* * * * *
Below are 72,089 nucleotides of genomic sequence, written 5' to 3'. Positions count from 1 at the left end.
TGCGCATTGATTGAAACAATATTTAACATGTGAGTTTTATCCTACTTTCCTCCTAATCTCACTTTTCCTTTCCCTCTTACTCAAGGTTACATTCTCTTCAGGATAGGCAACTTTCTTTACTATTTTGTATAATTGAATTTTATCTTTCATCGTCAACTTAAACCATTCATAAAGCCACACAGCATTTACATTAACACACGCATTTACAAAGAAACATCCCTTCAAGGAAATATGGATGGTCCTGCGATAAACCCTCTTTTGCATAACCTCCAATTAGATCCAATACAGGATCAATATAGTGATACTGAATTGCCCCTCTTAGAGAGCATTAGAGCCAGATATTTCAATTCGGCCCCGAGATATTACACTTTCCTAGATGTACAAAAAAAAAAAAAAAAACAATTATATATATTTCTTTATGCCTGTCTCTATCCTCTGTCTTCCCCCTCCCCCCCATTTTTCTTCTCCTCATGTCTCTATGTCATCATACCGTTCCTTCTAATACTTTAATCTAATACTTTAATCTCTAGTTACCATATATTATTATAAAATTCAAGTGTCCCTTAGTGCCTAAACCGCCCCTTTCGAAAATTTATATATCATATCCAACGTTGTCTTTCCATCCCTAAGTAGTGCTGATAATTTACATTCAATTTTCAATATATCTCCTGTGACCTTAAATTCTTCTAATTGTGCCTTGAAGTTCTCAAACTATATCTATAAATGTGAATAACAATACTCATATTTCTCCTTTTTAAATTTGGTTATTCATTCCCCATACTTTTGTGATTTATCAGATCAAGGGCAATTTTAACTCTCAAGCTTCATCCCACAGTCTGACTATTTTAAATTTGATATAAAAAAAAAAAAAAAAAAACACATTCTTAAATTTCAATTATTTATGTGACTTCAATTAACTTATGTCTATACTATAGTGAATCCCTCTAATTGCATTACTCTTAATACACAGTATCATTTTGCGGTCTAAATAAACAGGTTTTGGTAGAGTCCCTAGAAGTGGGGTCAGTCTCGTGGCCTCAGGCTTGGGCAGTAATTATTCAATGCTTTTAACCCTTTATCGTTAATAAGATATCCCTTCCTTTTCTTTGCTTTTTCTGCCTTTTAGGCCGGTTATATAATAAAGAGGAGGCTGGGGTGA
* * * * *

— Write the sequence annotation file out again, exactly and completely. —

Below are 72,089 nucleotides of genomic sequence, written 5' to 3'. Positions count from 1 at the left end.
TGCGCATTGATTGAAACAATATTTAACATGTGAGTTTTATCCTACTTTCCTCCTAATCTCACTTTTCCTTTCCCTCTTACTCAAGGTTACATTCTCTTCAGGATAGGCAACTTTCTTTACTATTTTGTATAATTGAATTTTATCTTTCATCGTCAACTTAAACCATTCATAAAGCCACACAGCATTTACATTAACACACGCATTTACAAAGAAACATCCCTTCAAGGAAATATGGATGGTCCTGCGATAAACCCTCTTTTGCATAACCTCCAATTAGATCCAATACAGGATCAATATAGTGATACTGAATTGCCCCTCTTAGAGAGCATTAGAGCCAGATATTTCAATTCGGCCCCGAGATATTACACTTTCCTAGATGTACAAAAAAAAAAAAAAAAACAATTATATATATTTCTTTATGCCTGTCTCTATCCTCTGTCTTCCCCCTCCCCCCCATTTTTCTTCTCCTCATGTCTCTATGTCATCATACCGTTCCTTCTAATACTTTAATCTAATACTTTAATCTCTAGTTACCATATATTATTATAAAATTCAAGTGTCCCTTAGTGCCTAAACCGCCCCTTTCGAAAATTTATATATCATATCCAACGTTGTCTTTCCATCCCTAAGTAGTGCTGATAATTTACATTCAATTTTCAATATATCTCCTGTGACCTTAAATTCTTCTAATTGTGCCTTGAAGTTCTCAAACTATATCTATAAATGTGAATAACAATACTCATATTTCTCCTTTTTAAATTTGGTTATTCATTCCCCATACTTTTGTGATTTATCAGATCAAGGGCAATTTTAACTCTCAAGCTTCATCCCACAGTCTGACTATTTTAAATTTGATATAAAAAAAAAAAAAAAAAAACACATTCTTAAATTTCAATTATTTATGTGACTTCAATTAACTTATGTCTATACTATAGTGAATCCCTCTAATTGCATTACTCTTAATACACAGTATCATTTTGCGGTCTAAATAAACAGGTTTTGGTAGAGTCCCTAGAAGTGGGGTCAGTCTCGTGGCCTCAGGCTTGGGCAGTAATTATTCAATGCTTTTAACCCTTTATCGTTAATAAGATATCCCTTCCTTTTCTTTGCTTTTTCTGCCTTTTAGGCCGGTTATATAATAAAGAGGAGGCTGGGGTGA